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Legends On Deck

Finally, One MLB Team Steps Up To The Plate For their Minor Leaguers

For many years in baseball there has been a misconception that minor league ball players are treated fairly along with their counterparts who have reached the MLB levels. There have been statements made by skeptics that with so many ball players in the lower levels, that they should be happy to even be on the pro ranks and if they are not happy, the next guy will take their spots.

We watch every season as MLB ball players become free agents and are able to negotiate huge contracts to either remain with the same organization they played with or to find a new home. Guys, like Bryce Harper, are able to garner the attention of many teams and pry away a $330 million dollar contract and MLB approves the deal and doesn’t think twice about it. Its the business of baseball. Now do not get me wrong, if a ball player has the talent to make it to the majors and the organization is willing to pay him the big bucks, doesn’t he deserve the money? Maybe he does, but with so much money changing hands within the 30 organizations, why aren’t they trickling the money down into their own farm systems?

So if the guys who are putting in the time and bringing fans to the ball parks and filling seats are able to make huge salaries, then the same could be said for the many minor leaguers that are filling seats in the organizations minor league parks. So why are they making next to nothing in wages and still expected to cover all of their living expenses? It’s the million dollar question.

In an article published in the LA Times in March 2018, there was an ignorant comment made by MLB commissioner Rob Manfred, as he was referring to a law suit filed by former minor leaguer Garrett Broshuis, who after quitting the game and becoming a lawyer, fought for the rights of minor leaguers to be better protected with what comes along with the salaries, like overtime, working 6-7 days a week, and wanting the employer to pay extra for it.

“Our principal problem in the minor league wage lawsuit is that the administration associated with paying the minimum wage in our context is just ridiculous,” says Manfred.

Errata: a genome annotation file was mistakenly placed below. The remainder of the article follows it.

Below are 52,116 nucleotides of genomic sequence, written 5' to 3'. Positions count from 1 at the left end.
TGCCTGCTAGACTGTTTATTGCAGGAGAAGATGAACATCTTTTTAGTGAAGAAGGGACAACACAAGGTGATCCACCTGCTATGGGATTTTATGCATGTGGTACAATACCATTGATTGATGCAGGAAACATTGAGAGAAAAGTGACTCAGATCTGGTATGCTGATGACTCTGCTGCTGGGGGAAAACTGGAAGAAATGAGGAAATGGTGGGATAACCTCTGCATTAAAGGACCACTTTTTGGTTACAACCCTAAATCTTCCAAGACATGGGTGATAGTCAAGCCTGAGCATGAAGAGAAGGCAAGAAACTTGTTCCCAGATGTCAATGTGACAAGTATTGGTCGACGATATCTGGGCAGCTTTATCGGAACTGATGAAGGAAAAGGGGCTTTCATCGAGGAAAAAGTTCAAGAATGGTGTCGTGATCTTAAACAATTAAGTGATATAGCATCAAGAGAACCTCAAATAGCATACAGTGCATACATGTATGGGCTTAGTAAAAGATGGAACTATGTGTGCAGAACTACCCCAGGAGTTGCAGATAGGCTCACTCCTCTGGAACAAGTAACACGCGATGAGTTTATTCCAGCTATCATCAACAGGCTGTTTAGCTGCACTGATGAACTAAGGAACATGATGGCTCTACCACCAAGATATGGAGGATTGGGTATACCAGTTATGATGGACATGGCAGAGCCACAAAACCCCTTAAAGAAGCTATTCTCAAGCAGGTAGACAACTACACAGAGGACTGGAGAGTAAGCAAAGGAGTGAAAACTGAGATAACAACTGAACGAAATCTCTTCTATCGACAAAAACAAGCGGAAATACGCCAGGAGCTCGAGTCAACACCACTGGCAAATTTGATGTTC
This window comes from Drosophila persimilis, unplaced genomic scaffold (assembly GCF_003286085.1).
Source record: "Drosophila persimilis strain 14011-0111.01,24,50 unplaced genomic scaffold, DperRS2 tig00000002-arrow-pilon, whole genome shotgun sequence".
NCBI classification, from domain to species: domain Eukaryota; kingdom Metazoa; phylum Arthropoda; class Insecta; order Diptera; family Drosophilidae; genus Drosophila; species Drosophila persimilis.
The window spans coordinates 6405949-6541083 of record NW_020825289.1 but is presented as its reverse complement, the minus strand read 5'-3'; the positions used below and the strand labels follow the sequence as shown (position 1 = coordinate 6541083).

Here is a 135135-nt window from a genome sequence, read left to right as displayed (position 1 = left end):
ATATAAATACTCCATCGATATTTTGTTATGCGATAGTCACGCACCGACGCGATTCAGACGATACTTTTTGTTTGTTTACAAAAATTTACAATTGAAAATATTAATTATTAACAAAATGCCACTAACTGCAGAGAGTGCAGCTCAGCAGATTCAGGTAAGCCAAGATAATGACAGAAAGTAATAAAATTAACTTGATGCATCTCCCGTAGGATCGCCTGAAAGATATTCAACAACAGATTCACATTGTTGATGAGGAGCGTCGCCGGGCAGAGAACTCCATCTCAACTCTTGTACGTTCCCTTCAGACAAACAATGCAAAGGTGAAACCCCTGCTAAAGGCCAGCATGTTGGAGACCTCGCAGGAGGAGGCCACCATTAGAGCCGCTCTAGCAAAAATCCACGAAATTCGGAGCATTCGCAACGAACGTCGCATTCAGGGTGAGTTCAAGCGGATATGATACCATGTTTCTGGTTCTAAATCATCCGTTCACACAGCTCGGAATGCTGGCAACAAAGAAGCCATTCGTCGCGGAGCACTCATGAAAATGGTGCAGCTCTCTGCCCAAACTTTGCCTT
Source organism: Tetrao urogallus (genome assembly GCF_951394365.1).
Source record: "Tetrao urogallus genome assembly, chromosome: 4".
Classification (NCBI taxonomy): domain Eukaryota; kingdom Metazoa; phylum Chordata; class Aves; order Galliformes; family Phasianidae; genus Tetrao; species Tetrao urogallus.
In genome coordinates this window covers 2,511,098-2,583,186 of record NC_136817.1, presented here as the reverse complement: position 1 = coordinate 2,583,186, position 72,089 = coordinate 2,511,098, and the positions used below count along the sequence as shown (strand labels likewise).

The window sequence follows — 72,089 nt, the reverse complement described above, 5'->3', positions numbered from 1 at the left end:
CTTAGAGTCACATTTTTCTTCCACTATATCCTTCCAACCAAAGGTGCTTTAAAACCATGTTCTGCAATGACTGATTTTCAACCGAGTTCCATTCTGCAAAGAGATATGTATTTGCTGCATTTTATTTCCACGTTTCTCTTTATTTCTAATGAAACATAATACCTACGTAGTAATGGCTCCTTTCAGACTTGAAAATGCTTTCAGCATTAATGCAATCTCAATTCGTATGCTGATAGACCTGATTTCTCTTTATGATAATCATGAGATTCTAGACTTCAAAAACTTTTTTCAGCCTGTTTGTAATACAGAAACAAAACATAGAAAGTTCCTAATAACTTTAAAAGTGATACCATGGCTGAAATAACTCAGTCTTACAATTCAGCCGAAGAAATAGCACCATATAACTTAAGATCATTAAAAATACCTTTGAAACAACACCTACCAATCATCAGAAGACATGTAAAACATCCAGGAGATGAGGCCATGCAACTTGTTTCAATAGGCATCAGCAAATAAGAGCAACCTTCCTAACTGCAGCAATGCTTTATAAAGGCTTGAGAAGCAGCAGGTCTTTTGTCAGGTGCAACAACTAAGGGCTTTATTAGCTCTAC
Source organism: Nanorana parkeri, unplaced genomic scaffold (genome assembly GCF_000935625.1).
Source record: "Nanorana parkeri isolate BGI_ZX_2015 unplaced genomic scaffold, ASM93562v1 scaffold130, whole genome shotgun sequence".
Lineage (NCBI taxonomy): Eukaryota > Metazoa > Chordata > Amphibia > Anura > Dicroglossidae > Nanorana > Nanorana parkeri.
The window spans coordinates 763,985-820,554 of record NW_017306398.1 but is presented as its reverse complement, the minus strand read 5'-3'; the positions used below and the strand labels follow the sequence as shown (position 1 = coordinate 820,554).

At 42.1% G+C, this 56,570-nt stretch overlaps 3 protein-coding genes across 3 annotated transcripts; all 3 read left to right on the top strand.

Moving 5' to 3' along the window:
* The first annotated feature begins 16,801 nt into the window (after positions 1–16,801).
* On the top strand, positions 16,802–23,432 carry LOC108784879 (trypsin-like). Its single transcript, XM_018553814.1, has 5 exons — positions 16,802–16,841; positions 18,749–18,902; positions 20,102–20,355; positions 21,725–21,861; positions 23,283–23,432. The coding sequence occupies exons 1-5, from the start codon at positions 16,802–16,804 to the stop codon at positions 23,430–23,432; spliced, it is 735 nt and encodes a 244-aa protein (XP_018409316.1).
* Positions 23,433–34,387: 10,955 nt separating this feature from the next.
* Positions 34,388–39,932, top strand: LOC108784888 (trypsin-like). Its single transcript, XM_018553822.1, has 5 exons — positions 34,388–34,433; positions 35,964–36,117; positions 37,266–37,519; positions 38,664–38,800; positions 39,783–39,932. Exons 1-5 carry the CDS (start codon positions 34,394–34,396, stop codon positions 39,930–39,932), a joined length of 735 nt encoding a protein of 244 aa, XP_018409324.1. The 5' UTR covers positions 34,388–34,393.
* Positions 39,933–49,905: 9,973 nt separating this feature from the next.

He continued, “Where am I going to put the time clock? Who is punching in and punching out? When I decide I want to go work out and lift weights, is that overtime? What if I decide I want to take extra batting practice? A minimum wage worker at McDonald’s can’t decide, ‘Hey, you know, I feel like working a few more hours today, so I’m just going to stay on the clock.’ Our guys do those sorts of things all the time.”

Comparing minor league ball players to minimum wage McDonald’s workers is a slap in the face to the many guys who are scouted, recruited and given many promises if they signed with the organization, but only to become just a number once they are in the system.  Only a handful every year may make it to the majors, and of course they need to put in the extra time to hone their skills. Even regular jobs will pay for their employees to better themselves if it meant they would be even more valuable to the company. Same goes for baseball players.

But minor league baseball players do that every single day. During Spring Training, they are up at the crack of dawn, reporting to the park well before most Americans are brewing their coffee’s for another days wage. They remain at the field after workouts or games, sometimes even after the grounds crews have left, the lights turned off and the fans are well on their way home.  They sneak in some extra time in the cages, in the bullpen or even on the field, looking to get the edge in their favor as they battle for their respective spot on the field. Major league ball players do the same, but minor leaguers are expected to make just minimum wage, where does that seem fair.

Some may say, it’s a game and a privilege, but to these warriors on the diamond, it’s a business, its their job. It’s how they support their families. They get paid to play baseball, and yes the greatest reward is making it to the majors for the better salaries and fame, but for the rest, the dream lives on, but the compensation should be better.

With that I applaud the Toronto Blue Jays, who were reported on Sunday to be finalizing a plan to raise the salaries of all minor leaguers in their farm system by 50%. Wow!! Toronto, way to step up to the plate for your Farm System. Finally an organization that understands what is happening in baseball and willing to be a solution to the problem.

Now, what is needed is for all the other 29 teams to follow suit and finally give the younger ball players what they deserve; just a fair wage for all the hard work they put in. Even the average wage earner in any job asks for that much.

Stay tuned as we continue to follow this story with the hope that more teams will join the bandwagon for their own Farm Systems.

David Conde

Co-Founder/Executive Editor at Legends On Deck®
David is the Founder and Executive Editor of Legends On Deck®. He was a Senior Editor for MetsMerizedOnline, MetsMinors.net and Contributor for Hardballchat.com. David's idea forLegends on Deck is to be a site where passionate fans of the game have a place to read about their favorite baseball teams. The site is also for people who had a talent to write or even take photographs and have the platform to share. The passion of following the Minor Leagues can be seen all over the site as the players journey's are what what drives the LOD team to share their content. David's passion is making available a site that people can have fun sharing and reading.

You can also reach out to David at daconde@legendsondeck.com
David Conde
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